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30 March 2023

Policies for change: government levers for enabling workplace gender equality

GIWL and Deloitte set out what governments can do to help address gender inequality at work

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Policies for change: government levers for enabling workplace gender equality

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Deloitte Global’s annual Women @ Work report highlights the obstacles that women continue to face in the workplace, and points to ways in which companies can address some of these ongoing challenges. The report is clear as to the critical role that companies play; however, they cannot address this problem in isolation. To this end, this report explores the role of government policy environments in supporting companies to help address workplace gender equality.

Based on an analysis of government policies, laws and regulations in 50 countries and territories, this report indicates that there is a relationship between how supportive a policy environment is in terms of workplace gender equality and the prevalence of companies which are proactive in addressing this concern. This relationship suggests that government policies are key to driving action and/or supporting company efforts.

To further explore this challenge, interviews were conducted with nineteen people leading the drive for workplace gender equality across thirteen multinational companies. These multinational companies, headquartered across nine countries – from Mexico to Singapore – and operating in a range of sectors, are among the global leaders in workplace gender equality and well positioned to identify how policy environments can support them. The interviewees highlighted several key areas where government policy environments can make a difference to workplace gender equality.

Mandatory gender pay gap reporting – and policies promoting boardroom gender diversity – were seen by interviewees to make a tangible difference. Countries where these regulations are in place are more likely to host companies which champion gender equality. Indeed, many interviewees pointed to how national reporting requirements had boosted their internal efforts to address workplace gender equality and had ensured continued engagement on the subject. These requirements helped push gender equality into leadership priorities, increased engagement amongst employees and sparked a race to the top among competitors. Further, mandatory reporting highlighted issues that might have not been scrutinised otherwise.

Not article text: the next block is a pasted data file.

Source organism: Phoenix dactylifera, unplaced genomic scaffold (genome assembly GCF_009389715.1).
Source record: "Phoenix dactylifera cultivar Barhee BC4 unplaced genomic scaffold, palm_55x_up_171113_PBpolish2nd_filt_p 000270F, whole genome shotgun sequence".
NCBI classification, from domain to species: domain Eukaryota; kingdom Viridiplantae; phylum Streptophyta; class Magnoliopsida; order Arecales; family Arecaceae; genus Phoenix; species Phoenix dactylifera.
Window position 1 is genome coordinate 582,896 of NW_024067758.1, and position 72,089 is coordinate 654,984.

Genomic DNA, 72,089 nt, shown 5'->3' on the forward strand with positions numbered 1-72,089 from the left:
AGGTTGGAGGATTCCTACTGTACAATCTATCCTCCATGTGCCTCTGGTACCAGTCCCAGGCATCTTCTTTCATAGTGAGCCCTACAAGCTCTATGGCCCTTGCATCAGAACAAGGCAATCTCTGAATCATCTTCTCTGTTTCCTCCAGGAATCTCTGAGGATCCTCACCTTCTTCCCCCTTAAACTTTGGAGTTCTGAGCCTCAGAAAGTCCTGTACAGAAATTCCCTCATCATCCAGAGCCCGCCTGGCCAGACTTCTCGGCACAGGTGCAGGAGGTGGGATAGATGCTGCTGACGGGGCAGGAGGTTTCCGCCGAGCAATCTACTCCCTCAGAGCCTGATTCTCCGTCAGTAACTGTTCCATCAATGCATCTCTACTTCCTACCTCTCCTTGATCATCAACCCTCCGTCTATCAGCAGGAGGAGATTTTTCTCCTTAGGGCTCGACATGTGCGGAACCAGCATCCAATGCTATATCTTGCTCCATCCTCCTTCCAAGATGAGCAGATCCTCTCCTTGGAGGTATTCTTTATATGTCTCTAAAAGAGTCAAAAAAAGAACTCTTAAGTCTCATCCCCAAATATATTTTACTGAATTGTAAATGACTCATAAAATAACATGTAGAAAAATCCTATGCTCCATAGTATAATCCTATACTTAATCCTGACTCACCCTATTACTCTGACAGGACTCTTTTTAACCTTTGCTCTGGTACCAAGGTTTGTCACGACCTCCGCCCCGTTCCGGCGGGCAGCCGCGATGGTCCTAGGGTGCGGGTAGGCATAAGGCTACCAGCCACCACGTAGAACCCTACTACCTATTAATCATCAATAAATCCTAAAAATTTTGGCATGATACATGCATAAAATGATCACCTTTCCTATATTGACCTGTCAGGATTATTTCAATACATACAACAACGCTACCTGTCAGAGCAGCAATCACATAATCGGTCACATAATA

However, while such reporting is seen as a catalyst, multinational companies are frustrated by the complexities of providing different sets of data for different reporting regimes (where such regimes exist). They suggested that a more standardised approach across jurisdictions and indexes would free up resources which could be used in tackling any underlying causes of a gender pay gap. Further, standardising reports would allow multinational companies to be benchmarked against each other more easily, which could drive external pressure from consumers and other stakeholder groups.

Countries whose policies support work-life balance were also more likely to host companies which are pro-active at addressing gender equality. Care infrastructure and more equal parental leave policies were prominent suggestions for where governments could do more, with these currently varying in nature across jurisdictions. Women are more likely than men to leave or reduce their paid work to care for children and vulnerable adults (Andrew et al. 2021), and when parental leave is skewed towards the birth parent, that exacerbates this challenge.

The degree of interplay between companies, governments and wider society was apparent throughout the interviews and policy analysis. Interviewees said that regulators, investors, customers and employees all to a greater or lesser extent motivate, push for and applaud company efforts to improve workplace gender equality.

Achieving workplace gender equality is a difficult goal. Gender inequality is embedded in societies – and in some places even inscribed in law. It is therefore unrealistic to assume companies can resolve this challenge in isolation. Government action is needed to support meaningful and sustained change. Based on the data analysis and interviews, below is a set of recommendations for policymakers which the paper explores in further detail.

Recommendations for policymakers

  1. Introduce gender pay gap and/or gender representation transparency measures in jurisdictions where they do not currently exist.
  2. Adopt global standardised gender pay gap reporting requirements with guidelines for multinational companies.
  3. Provide adequately paid leave that allows for a fairer distribution of care responsibilities between men and women.
  4. Ensure access to affordable care for children and vulnerable adults.
  5. Implement policies that support flexible working for employees to balance care responsibilities.